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Through a wide range of techniques, D. Lawrence uses his poetry as a tool to scrutinise certain aspects of the early 20th century Much of his poetry portrays his opinions regarding modernity and industrialisation.
In particular, poems such as Snake, The North Country and The Triumph of the Machine consider the effects these issues have on society.
Lawrence uses figurative language, changing structure and style in order to present his ideas within the poem Snake. The poem depicts the internal battle between human instinct and social education, which is relative to Freudian theory.
Lawrence establishes a negative view of socialisation and conformity by creatively portraying his critiques of particular social expectations. The language, structure and style of Snake depict the increasing distance between humankind and nature, and through this, Lawrence criticises relevant attitudes taught by society.
The Triumph of the Machine challenges the attitude that machinery should be allowed to take the place of what is natural. The imagery used within Triumph condemns the practice of rejecting nature.
This is evident in his poem The Triumph of the Machine, in which Lawrence scrutinises the effects of industrialisation, a movement which was instigated by humankind. Lawrence then describes the brainwashing of humankind, symbolised by the man in the poem, who willingly rejects his most inner, natural drives.
This action is portrayed through the use of natural imagery. The nature within him is depicted as alive and peaceful. The negative transformation within the man may represent the way in which Lawrence views his society.
Lawrence also challenges the attitude that machinery can replace what is natural: Within his poetry, Lawrence uses a number of techniques in order to communicate his negative view of this practice.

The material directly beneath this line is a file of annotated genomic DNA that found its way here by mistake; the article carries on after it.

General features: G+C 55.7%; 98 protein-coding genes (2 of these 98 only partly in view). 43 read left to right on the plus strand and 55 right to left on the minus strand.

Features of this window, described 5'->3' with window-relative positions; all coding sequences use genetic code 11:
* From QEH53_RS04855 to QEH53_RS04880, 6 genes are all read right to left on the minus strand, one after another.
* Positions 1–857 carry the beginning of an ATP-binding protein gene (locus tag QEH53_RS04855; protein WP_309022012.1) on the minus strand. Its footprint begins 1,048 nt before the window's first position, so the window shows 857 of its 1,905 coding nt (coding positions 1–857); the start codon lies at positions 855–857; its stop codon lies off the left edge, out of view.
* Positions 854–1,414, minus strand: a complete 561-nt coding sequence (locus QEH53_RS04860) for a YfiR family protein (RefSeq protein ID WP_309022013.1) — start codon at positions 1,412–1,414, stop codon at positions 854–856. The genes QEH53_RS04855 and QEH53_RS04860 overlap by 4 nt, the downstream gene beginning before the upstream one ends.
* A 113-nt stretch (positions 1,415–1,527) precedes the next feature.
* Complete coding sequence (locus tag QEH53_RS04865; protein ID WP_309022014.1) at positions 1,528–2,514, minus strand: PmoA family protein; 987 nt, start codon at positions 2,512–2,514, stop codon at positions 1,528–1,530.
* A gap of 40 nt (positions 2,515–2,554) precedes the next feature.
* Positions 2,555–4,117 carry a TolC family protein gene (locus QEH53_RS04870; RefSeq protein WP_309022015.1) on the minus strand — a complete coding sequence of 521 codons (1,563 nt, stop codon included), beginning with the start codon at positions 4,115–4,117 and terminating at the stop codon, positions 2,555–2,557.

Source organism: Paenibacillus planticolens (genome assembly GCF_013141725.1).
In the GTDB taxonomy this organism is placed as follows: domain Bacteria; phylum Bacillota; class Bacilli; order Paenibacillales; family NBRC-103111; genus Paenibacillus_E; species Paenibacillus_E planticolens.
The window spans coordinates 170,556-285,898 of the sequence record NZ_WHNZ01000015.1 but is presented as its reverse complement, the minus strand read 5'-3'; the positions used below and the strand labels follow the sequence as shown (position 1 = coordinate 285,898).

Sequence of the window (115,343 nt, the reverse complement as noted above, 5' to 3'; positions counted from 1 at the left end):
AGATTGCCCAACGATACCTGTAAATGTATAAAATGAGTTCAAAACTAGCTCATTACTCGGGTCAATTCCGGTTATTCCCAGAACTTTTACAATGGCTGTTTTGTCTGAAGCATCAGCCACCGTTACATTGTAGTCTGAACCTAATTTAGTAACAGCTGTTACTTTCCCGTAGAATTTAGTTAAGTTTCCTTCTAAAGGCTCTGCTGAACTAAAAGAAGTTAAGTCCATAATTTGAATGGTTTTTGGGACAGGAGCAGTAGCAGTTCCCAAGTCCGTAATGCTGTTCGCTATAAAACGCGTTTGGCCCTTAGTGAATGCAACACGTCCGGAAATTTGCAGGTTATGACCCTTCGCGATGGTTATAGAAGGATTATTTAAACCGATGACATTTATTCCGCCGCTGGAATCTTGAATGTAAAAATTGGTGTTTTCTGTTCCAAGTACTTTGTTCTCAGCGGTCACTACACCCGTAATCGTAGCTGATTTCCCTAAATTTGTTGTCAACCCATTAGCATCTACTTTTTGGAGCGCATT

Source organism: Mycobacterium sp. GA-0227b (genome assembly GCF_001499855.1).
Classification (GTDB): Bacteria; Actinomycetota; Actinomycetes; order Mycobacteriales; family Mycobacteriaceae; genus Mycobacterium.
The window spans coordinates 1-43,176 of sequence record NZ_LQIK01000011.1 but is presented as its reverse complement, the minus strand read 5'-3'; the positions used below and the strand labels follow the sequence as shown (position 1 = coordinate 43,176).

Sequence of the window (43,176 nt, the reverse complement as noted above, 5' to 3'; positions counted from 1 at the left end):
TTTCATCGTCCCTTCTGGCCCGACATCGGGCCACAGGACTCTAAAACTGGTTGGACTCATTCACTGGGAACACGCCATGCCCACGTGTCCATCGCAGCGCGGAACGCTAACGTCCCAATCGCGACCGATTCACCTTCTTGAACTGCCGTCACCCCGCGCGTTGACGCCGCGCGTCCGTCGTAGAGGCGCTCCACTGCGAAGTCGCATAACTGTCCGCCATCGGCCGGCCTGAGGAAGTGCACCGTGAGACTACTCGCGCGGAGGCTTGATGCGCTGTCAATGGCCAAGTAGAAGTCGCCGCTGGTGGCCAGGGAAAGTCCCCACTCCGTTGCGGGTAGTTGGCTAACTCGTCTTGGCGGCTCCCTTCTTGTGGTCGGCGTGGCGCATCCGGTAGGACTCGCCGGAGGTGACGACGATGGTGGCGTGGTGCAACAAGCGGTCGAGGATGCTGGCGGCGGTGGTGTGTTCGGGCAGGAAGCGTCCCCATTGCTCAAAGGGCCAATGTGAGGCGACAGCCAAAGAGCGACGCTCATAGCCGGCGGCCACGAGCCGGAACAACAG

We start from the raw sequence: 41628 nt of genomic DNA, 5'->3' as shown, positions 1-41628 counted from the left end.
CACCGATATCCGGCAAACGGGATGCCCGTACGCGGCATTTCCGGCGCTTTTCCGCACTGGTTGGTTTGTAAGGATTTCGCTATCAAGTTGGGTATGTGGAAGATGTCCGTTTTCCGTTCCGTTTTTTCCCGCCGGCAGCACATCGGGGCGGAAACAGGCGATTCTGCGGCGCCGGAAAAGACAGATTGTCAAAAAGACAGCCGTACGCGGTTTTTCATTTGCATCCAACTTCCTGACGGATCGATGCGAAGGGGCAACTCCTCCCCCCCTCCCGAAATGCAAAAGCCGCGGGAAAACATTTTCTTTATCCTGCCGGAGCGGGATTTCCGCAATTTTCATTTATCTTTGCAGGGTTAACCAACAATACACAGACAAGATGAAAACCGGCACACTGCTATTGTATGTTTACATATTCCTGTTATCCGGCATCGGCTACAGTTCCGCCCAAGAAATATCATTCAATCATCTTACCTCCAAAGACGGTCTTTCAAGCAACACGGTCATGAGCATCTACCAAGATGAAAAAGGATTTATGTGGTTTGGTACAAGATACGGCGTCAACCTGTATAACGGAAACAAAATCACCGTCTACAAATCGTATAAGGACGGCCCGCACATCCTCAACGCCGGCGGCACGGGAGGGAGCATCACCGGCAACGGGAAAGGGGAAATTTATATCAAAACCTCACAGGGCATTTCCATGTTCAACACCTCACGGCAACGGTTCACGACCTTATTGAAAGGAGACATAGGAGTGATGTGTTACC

Lawrence frequently alludes to the Freudian theory of the personality. The id and superego oppose each other, and the ego acts as a mediator between the two. The poem Snake criticises the practice of teaching individuals to conform to social and moral standards, and stereotypical gender roles or codes of conduct.
Lawrence draws a comparison between the snake and the unconscious forces of the persona through the use of religious symbolism temptation. The aforementioned ideas are partially established by the structure and changing styles of the poem Snake, which help to establish this idea of an internal battle between natural drives and social expectations.
The stanzas referring to the snake are repetitive and almost lyrical.
The style then changes quite abruptly when describing the log being thrown: The language is starkly opposite to that describing the snake. It is harsher, clumsier and uses consonance rather than assonance. The different styles representHusbands and Sons review – Anne-Marie Duff shines through violation of DH Lawrence 2 out of 5 stars.
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